US elections: Key issues for Australia

The 2016 US presidential election is taking place in the context of an American economy stuck in neutral.

The labour force has been growing steadily, adding an average of 221,000 jobs per month over the last year.

Wage growth has edged up to 2.6% over the year to July but is still low by historical standards. Further, the share of the population employed remains well below its previous peak and GDP growth continues to disappoint, coming in at an annualised rate of 1.2% in the June quarter.  Having raised interest rates from zero in December last year, the US Federal Reserve hasn’t felt sufficient confidence in the broader economy to make a further move so far in 2016.

The state of the economy is often used as a barometer for the performance of the incumbent party in the White House. As the country’s economic performance remains chequered, this could be seen as a boost for the Republicans, putting to one side Donald Trump’s place as a candidate very much outside the Republican mainstream.

US presidential elections are nearly (possibly equally) as important for the rest of the world as they are domestically. The US remains a dominant economy globally – and this means strong US economic growth is important for the rest of world, including for Australia. The US is also our third largest trading partner and largest source of overseas investment. US policy direction can, therefore, have a significant effect on the Australian economy.

When it comes to trade both candidates have espoused more protectionist views than in recent election cycles. Of particular relevance to Australia are the candidates’ views on the Trans Pacific Partnership (TPP) agreement. The still-to-be-implemented trade and investment agreement between the US, Australia and 10 other Pacific nations  has generated mixed views among economists, who are generally supportive of the move to lower barriers to trade, though some have been concerned about the IP protections it contains.  Both US candidates have come out against the agreement, suggesting that neither would support its passage into force.

US elections

Beyond that, Trump has suggested he would declare China a currency manipulator on day one of his presidency, which would see import duties applied to Chinese exports to the United States [1].

How such a move would play out for global trade is unknown, but it is not difficult to imagine an escalation which resulted in tariff and non-tariff barriers increasing around the world. While some sectors would benefit in the short-term from greater protectionism, the move to lower tariffs and freer trade across the world is generally seen as having been significant in supporting Australia’s record run of 25 years without a recession.  The potential for trade wars would fly in the face of Australia’s recent achievements of free trade agreements with China, Japan and Korea.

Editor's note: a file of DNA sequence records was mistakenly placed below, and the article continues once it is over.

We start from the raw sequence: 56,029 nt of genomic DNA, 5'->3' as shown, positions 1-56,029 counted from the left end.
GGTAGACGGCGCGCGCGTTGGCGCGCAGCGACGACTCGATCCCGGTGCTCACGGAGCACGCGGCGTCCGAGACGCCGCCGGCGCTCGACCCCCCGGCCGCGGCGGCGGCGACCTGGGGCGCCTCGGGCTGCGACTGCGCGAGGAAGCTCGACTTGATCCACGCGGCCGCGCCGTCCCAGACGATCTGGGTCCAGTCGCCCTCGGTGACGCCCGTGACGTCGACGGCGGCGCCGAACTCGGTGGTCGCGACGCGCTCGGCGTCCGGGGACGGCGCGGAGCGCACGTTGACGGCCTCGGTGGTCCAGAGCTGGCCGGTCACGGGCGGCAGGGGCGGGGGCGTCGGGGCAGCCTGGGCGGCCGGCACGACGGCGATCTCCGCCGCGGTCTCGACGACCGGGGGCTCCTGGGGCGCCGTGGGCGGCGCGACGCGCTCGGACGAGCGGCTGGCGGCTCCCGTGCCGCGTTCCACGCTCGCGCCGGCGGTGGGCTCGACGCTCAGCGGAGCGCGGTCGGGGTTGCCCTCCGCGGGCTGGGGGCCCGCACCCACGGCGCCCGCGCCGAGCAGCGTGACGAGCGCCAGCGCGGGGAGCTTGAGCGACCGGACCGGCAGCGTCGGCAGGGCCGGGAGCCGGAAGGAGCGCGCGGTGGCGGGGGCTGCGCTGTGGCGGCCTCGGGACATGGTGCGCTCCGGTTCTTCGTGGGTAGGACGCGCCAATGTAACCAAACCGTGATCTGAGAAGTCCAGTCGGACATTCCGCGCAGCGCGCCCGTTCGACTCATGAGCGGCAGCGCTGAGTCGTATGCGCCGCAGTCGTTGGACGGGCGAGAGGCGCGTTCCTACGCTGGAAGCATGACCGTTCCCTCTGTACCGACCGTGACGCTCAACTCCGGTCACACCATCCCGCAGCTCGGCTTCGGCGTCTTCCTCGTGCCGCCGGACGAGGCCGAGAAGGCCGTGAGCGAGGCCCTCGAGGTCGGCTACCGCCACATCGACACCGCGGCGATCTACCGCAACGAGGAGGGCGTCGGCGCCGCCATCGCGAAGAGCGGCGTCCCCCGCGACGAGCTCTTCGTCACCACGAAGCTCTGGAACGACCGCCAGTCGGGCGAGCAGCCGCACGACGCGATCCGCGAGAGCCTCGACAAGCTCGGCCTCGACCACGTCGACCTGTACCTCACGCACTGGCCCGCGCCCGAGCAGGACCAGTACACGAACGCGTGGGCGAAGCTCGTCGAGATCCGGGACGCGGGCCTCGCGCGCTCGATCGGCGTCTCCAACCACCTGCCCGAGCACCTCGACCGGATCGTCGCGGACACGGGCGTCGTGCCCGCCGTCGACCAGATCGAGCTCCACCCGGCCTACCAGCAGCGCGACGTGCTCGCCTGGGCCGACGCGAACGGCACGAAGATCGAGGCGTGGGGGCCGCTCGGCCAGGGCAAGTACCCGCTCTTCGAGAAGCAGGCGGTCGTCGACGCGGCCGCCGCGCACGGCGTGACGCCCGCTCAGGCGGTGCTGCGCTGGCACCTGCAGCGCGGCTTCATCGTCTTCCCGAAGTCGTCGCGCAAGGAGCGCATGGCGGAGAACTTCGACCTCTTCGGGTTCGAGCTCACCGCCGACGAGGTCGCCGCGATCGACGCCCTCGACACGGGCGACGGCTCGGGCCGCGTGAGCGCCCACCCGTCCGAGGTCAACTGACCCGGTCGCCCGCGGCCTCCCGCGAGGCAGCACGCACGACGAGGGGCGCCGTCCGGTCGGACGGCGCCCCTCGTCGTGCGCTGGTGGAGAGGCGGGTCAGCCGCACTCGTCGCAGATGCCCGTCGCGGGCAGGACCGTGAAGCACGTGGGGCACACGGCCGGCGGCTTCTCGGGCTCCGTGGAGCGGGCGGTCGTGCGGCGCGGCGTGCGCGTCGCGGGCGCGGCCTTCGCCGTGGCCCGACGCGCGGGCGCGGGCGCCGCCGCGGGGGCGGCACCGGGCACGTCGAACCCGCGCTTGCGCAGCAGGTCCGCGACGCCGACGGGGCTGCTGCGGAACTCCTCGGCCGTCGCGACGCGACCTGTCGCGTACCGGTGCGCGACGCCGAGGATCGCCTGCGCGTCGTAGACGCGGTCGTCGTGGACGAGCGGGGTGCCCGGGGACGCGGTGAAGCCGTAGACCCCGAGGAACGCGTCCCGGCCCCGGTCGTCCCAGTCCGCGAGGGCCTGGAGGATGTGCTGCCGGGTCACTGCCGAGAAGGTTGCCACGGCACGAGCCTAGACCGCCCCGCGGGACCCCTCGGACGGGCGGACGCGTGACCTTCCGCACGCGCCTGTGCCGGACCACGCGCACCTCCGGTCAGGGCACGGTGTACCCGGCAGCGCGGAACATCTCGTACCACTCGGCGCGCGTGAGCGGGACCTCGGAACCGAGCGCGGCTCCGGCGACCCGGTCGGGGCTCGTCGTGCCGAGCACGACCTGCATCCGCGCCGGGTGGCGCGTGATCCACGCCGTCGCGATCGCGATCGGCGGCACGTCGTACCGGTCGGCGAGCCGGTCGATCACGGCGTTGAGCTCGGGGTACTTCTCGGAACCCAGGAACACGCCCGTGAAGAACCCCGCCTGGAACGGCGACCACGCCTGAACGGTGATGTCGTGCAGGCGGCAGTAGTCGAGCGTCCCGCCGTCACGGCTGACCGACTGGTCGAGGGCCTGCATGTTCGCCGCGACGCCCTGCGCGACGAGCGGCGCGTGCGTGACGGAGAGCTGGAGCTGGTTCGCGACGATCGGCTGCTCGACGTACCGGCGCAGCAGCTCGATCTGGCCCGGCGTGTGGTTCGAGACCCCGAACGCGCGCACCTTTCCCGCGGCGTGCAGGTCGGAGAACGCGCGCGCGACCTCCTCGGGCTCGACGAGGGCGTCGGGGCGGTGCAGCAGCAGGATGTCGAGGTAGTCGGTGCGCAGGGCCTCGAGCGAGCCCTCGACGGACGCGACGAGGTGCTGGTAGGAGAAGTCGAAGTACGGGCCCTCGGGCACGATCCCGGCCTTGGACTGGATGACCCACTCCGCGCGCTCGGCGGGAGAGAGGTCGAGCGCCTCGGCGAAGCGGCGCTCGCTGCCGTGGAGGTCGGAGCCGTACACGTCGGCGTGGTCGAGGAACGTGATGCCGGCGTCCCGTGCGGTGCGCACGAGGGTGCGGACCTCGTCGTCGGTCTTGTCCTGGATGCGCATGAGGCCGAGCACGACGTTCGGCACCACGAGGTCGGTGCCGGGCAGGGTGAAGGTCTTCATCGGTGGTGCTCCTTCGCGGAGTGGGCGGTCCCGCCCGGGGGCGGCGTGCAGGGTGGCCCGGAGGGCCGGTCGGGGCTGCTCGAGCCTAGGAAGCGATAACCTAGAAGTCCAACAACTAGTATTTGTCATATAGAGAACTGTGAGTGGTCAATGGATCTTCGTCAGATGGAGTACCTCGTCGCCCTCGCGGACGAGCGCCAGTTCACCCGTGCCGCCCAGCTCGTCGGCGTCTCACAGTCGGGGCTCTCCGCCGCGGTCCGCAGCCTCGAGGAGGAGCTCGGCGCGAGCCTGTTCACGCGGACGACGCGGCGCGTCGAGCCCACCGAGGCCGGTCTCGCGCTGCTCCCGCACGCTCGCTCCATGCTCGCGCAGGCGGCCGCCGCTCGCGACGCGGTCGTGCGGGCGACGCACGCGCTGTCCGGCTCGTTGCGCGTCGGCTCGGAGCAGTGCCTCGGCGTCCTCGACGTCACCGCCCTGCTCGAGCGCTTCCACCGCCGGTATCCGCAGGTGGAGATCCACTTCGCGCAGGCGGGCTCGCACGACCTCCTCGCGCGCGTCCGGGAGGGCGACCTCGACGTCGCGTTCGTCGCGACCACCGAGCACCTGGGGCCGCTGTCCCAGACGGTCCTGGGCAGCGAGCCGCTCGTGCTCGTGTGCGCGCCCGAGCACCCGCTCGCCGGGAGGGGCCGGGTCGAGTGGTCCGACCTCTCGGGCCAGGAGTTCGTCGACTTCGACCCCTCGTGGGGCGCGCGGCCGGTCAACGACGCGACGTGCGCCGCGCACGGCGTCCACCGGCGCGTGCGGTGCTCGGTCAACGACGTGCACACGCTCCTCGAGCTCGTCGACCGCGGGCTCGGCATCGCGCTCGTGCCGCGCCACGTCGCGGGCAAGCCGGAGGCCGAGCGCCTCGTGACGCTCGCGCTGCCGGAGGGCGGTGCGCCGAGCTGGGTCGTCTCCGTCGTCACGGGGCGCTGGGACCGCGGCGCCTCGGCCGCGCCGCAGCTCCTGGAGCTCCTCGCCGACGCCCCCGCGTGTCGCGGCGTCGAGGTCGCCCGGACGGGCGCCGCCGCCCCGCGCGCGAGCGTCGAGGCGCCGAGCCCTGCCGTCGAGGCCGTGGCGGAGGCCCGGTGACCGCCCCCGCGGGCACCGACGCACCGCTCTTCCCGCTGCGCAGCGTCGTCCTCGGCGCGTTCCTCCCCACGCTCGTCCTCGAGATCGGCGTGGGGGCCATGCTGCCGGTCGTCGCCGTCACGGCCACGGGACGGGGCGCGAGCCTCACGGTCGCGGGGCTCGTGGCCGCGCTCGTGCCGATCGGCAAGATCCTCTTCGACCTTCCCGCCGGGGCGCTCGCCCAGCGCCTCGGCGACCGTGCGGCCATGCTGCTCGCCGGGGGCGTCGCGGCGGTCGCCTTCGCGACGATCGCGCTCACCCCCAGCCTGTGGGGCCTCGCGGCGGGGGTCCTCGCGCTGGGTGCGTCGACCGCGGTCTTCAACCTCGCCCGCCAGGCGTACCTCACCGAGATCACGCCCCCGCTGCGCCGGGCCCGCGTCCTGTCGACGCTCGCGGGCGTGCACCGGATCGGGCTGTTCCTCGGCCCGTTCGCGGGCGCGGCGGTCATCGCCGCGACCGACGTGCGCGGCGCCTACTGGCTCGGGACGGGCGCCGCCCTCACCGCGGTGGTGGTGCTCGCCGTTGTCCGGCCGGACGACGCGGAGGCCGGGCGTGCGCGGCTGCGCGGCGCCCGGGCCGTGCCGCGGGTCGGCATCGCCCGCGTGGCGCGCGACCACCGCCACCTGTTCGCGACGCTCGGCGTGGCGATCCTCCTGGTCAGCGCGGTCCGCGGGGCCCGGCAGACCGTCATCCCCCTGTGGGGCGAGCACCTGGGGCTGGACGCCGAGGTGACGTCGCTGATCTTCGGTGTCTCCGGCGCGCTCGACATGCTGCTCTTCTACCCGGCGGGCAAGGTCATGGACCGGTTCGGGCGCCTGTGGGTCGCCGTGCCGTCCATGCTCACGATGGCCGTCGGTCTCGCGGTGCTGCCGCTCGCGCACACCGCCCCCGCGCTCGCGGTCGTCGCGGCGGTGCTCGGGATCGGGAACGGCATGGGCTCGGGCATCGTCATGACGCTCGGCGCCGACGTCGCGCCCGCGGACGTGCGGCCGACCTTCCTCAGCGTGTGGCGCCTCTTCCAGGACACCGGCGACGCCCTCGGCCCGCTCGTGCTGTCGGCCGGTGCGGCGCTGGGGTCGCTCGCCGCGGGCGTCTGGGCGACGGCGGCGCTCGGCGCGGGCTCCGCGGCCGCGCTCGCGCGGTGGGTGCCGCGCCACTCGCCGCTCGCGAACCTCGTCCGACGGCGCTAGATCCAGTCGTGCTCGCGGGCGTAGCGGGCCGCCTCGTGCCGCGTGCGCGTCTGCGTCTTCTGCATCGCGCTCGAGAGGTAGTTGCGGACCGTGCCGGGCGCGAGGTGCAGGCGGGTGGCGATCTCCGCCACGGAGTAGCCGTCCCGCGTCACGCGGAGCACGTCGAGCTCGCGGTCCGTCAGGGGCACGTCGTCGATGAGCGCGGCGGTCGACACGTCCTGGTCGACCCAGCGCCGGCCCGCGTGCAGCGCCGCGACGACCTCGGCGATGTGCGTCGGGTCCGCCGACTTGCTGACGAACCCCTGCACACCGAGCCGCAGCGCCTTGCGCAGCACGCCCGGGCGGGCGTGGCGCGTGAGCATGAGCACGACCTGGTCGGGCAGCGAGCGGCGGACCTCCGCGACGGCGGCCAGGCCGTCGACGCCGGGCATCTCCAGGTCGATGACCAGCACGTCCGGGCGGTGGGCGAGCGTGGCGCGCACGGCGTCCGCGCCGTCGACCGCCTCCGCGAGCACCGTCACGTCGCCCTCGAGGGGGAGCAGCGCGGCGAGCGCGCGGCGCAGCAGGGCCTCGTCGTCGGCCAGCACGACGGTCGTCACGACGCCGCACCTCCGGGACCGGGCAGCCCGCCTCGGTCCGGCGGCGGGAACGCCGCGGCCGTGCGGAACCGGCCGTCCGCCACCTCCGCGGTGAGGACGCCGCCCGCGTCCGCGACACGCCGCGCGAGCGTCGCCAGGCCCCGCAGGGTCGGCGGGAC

Domestically focused US policies can also impact on the global and Australian economies through their impact on the performance of the US economy.

Both candidates have outlined tax reform proposals. Trump’s plan involves making substantial reductions to the amount of tax paid by individuals and corporations by lowering rates, flattening the tax scales and removing or scaling back deductions and other tax breaks.  Independent analysis by the Tax Policy Centre has found that full implementation of the plan would see tax revenues as a share of GDP fall to their lowest level since World War 2 [2].  This would require significant spending cuts to ensure that the US Government’s budget position did not deteriorate further, potentially putting significant pressure on the US budget and the $US if those spending cuts were not forthcoming (or not delivered through Congress).

Hillary Clinton’s tax plan takes an alternative route, centred on increasing the amount of tax paid by high income and wealthy tax payers. This includes the introduction of a “Buffet rule”, which imposes a minimum 30% tax on taxpayers who earn above US$1 million.  Unlike Trump’s plan, Clinton’s is expected to make the system more complicated due to the introduction of minimum tax rates and more complex taxation of capital gains.  The tax plan is expected to raise a significant amount of revenue which would be used to fund the candidate’s spending promises.

Immigration is another source of contention between the two candidates. Trump has proposed a number of policies aimed at restricting immigration into the United States, including the removal of more than 11 million undocumented immigrants.

Clinton has a considerably more pro-immigration stance, and has endorsed policy that is expected to increase immigration of both low skill and high skill workers. Overall, this policy is expected to increase legal immigration to the US by around one million people per annum [3].

Moody’s analytics has estimated the effect on the US economy of implementing both candidates’ policy platforms in full over ten years – in 2026, the US economy is expected to be 2.7% larger under a Clinton presidency and 6.8% smaller under Trump compared to their baseline forecast.

However, given the significant difference in US population levels which may result under the policies of the two candidates, that economic difference may just reflect the difference in the number of employed persons expected to be seen, rather than differences in per capita incomes.

David Rumbens is a Deloitte Access Economics partner and co-author of our Weekly Economic Briefing.




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